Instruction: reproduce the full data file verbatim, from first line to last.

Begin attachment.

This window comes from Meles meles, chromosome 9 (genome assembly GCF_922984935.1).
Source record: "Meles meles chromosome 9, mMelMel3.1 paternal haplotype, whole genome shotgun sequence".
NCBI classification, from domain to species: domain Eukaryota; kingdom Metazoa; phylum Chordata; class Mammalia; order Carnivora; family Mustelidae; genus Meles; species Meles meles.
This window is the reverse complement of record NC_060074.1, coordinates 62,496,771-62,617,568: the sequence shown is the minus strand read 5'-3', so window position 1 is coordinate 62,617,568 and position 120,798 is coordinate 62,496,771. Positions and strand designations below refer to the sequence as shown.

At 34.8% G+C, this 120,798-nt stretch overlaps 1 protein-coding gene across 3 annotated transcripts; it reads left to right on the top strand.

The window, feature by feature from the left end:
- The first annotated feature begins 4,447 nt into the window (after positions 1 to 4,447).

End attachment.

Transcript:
This window comes from Meles meles, chromosome 9 (genome assembly GCF_922984935.1).
Source record: "Meles meles chromosome 9, mMelMel3.1 paternal haplotype, whole genome shotgun sequence".
NCBI classification, from domain to species: domain Eukaryota; kingdom Metazoa; phylum Chordata; class Mammalia; order Carnivora; family Mustelidae; genus Meles; species Meles meles.
This window is the reverse complement of record NC_060074.1, coordinates 62,496,771-62,617,568: the sequence shown is the minus strand read 5'-3', so window position 1 is coordinate 62,617,568 and position 120,798 is coordinate 62,496,771. Positions and strand designations below refer to the sequence as shown.

At 34.8% G+C, this 120,798-nt stretch overlaps 1 protein-coding gene across 3 annotated transcripts; it reads left to right on the top strand.

The window, feature by feature from the left end:
- The first annotated feature begins 4,447 nt into the window (after positions 1 to 4,447).